“Die Hard” has a lot more to do with military history than you might think. This is true for both the phrase and the movie. The book on which the 1988 movie “Die Hard” is based is called “Nothing Lasts Forever,” and our hero is Joe Leland. Leland is still a New York police officer, but he’s also a World War II Army Air Forces veteran with an ax to grind.
As for the phrase “Die Hard,” it goes much further back in military history than World War II, but its origin is no less awesome. The first person ever to tell his men to “die hard” was British Lt. Col. William Inglis of the 57th Regiment of Foot, and he shouted it to encourage them after taking an artillery round and defending the regimental colors.
It happened at the Battle of Albuera in Spain in 1811. It featured two military heavyweights in the prime of their careers: a Coalition force under Sir Arthur Wellesley, later known as the 1st Duke of Wellington, and the French forces of Napoleon Bonaparte.
The allied forces of British, Spanish and Portuguese troops were fighting for control of the Iberian Peninsula after Napoleon had installed his brother, Joseph Bonaparte, on the throne of Spain. The two sides fought from 1808 until Napoleon’s abdication in 1814.
At Albuera, one of Napoleon’s marshals, Andre Massena, was being slowly ground down by Wellington’s Coalition force. The French emperor ordered a relief expedition to relieve Massena. By the time it arrived, Massena’s troops were already retreating toward friendly territory. All the relief force could do was capture the nearby fortress of Badajoz.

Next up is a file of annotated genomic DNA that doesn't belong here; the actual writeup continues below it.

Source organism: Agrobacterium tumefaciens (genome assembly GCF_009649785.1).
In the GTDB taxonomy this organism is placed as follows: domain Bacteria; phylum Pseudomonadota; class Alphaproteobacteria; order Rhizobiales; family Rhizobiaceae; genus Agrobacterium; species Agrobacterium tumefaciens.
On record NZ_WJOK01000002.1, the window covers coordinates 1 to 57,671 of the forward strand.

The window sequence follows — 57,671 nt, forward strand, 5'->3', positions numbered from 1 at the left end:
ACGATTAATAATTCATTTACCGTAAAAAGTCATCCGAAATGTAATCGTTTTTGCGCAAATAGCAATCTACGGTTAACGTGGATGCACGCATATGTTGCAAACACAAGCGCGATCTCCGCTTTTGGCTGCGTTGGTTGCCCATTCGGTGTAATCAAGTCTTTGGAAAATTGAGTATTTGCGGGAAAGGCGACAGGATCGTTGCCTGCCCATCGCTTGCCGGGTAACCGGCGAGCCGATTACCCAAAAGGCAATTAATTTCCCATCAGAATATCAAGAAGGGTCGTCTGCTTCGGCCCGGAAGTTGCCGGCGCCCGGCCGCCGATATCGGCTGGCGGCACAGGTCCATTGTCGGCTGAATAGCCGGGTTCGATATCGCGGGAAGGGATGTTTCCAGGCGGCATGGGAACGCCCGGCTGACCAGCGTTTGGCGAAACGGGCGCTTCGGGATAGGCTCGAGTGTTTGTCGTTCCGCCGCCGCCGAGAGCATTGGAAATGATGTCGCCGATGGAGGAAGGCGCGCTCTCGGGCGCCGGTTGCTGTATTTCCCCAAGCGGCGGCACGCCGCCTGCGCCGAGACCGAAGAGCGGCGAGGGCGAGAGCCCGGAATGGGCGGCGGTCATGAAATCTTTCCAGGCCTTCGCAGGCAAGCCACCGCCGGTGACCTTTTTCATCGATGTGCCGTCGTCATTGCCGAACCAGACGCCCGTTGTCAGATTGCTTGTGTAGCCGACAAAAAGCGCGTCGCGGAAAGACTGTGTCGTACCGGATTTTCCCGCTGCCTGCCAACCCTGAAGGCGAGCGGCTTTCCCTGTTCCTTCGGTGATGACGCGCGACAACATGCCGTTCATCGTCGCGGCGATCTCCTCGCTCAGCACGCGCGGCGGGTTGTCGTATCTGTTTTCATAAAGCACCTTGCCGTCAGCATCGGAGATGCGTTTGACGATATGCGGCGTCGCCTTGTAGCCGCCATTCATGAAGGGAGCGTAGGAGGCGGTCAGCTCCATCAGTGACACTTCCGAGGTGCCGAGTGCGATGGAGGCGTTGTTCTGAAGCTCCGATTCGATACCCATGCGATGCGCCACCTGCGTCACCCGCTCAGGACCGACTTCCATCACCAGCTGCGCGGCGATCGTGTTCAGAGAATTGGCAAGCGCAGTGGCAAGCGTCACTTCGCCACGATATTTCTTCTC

The French were soon forced to move almost all of their troops from Portugal, and Wellington saw the opportunity to keep the French out for good by capturing the fortress for the Allied Coalition once more.
With Badajoz under siege, French Marshal Nicolas Soult gathered a substantial force to relieve the siege of the fortress and kick Wellington’s commander in the teeth. What Soult didn’t know is that the army he was attacking was much bigger than expected. Instead of attacking an army of equal size, roughly 24,000 men, the Coalition force was 35,000 strong.
The French Army attempted to flank the Coalition force. It nearly worked, despite the size of the opposing force. The Coalition expected a frontal assault and almost crumbled when the French unexpectedly hit the right side of their lines. The Spanish on that end of the line held, saving the army from destruction.
Inglis and his 57th Regiment of Foot, along with two other battalions, were sent to the Coalition right flank to bolster the Spanish defenses. In the fighting of this war, volume of fire usually decided the winner, so the French not only brought every infantryman they could manage, they also brought their artillery, firing grape and canister shot, the cannon equivalent of a shotgun shell.
The British troops advancing to hold the line were caught in a crossfire, shooting at the infantry in front of them but taking an enfilade of canister and grapeshot. Inglis was wounded by canister shot early on in the engagement, but he refused to be evacuated. He stayed with the regiment’s colors and repeatedly shouted at his men to “die hard” in the face of French fire.
Despite the success of his surprise attack, Soult was forced to retreat in the face of superior numbers. Both sides were badly mauled in the fighting, but the Coalition continued the siege of the Badajoz fortress. Ultimately, it came to nothing because the French would return before they could take the fortress.
In the end, the Battle of Albuera meant very little to the struggle over control of Spain and Portugal, but gave the world an immortal expression of steadfast determination that would not be succeeded until Roy Rogers gave us “yippie-ki-yay.”
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